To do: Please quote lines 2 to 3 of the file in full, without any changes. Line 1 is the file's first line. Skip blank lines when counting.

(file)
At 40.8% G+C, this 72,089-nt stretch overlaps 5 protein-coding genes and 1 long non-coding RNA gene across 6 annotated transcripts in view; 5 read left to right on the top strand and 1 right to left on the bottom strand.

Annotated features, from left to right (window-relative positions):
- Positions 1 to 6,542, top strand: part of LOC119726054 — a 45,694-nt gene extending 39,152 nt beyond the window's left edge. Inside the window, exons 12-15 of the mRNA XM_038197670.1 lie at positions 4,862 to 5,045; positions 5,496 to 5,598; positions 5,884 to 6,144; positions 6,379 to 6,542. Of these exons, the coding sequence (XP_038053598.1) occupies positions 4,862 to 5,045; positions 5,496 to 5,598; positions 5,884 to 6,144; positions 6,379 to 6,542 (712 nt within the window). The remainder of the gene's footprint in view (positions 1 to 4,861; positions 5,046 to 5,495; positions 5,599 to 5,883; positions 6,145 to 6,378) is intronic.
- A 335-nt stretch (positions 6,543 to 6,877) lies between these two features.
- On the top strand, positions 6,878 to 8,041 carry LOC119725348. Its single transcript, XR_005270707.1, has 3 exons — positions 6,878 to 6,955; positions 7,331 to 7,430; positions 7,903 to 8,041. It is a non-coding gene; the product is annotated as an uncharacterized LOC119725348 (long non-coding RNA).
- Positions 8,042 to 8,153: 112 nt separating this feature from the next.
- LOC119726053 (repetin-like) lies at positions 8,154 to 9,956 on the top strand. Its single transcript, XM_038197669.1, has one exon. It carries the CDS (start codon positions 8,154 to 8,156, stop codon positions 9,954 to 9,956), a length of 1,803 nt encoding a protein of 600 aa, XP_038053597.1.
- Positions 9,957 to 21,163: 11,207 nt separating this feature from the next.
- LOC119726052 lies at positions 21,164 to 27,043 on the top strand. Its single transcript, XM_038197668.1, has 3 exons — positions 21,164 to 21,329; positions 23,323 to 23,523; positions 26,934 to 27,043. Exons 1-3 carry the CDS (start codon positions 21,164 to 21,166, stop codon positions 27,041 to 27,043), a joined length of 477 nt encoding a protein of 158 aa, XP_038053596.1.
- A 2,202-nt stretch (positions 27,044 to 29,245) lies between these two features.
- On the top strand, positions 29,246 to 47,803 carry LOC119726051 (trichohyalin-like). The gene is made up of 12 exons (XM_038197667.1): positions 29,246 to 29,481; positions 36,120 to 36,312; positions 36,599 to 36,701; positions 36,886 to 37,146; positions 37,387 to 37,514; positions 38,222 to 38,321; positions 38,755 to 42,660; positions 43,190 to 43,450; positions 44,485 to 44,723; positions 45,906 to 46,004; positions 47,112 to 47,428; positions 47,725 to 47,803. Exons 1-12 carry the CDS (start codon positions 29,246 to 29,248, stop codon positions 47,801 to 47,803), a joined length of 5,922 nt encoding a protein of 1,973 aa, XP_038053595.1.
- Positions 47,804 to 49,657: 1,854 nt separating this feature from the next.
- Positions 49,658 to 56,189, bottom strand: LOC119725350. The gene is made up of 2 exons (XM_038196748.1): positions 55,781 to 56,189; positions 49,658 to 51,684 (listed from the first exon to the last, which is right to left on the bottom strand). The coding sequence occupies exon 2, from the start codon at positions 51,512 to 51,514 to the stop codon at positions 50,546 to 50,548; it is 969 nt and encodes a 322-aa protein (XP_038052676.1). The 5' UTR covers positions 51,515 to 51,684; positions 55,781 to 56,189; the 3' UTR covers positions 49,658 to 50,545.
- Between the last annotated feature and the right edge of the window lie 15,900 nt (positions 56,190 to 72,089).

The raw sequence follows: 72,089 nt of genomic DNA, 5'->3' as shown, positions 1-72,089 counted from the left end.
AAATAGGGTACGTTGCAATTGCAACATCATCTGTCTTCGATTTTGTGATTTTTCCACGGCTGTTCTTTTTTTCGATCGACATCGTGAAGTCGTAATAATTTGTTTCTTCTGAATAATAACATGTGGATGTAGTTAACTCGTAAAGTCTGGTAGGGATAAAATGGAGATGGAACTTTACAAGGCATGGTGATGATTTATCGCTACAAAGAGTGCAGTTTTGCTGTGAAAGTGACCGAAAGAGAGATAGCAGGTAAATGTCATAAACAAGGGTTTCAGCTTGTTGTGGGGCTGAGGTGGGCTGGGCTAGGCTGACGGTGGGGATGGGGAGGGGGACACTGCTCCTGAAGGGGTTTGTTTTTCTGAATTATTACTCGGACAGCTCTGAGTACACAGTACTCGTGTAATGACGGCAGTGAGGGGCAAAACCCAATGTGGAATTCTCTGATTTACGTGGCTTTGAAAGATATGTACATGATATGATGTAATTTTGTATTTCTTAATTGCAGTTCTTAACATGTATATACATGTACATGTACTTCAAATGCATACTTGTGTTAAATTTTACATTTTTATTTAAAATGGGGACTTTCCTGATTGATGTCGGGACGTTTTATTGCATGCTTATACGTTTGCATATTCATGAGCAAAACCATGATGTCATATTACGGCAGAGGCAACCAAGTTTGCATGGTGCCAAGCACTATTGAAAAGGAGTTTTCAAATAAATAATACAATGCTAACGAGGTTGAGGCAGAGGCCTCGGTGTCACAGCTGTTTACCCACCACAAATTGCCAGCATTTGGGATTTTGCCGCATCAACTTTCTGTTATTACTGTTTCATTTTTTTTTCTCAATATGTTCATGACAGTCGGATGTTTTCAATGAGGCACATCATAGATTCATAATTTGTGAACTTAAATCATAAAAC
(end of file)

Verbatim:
Annotated features, from left to right (window-relative positions):
- Positions 1 to 6,542, top strand: part of LOC119726054 — a 45,694-nt gene extending 39,152 nt beyond the window's left edge. Inside the window, exons 12-15 of the mRNA XM_038197670.1 lie at positions 4,862 to 5,045; positions 5,496 to 5,598; positions 5,884 to 6,144; positions 6,379 to 6,542. Of these exons, the coding sequence (XP_038053598.1) occupies positions 4,862 to 5,045; positions 5,496 to 5,598; positions 5,884 to 6,144; positions 6,379 to 6,542 (712 nt within the window). The remainder of the gene's footprint in view (positions 1 to 4,861; positions 5,046 to 5,495; positions 5,599 to 5,883; positions 6,145 to 6,378) is intronic.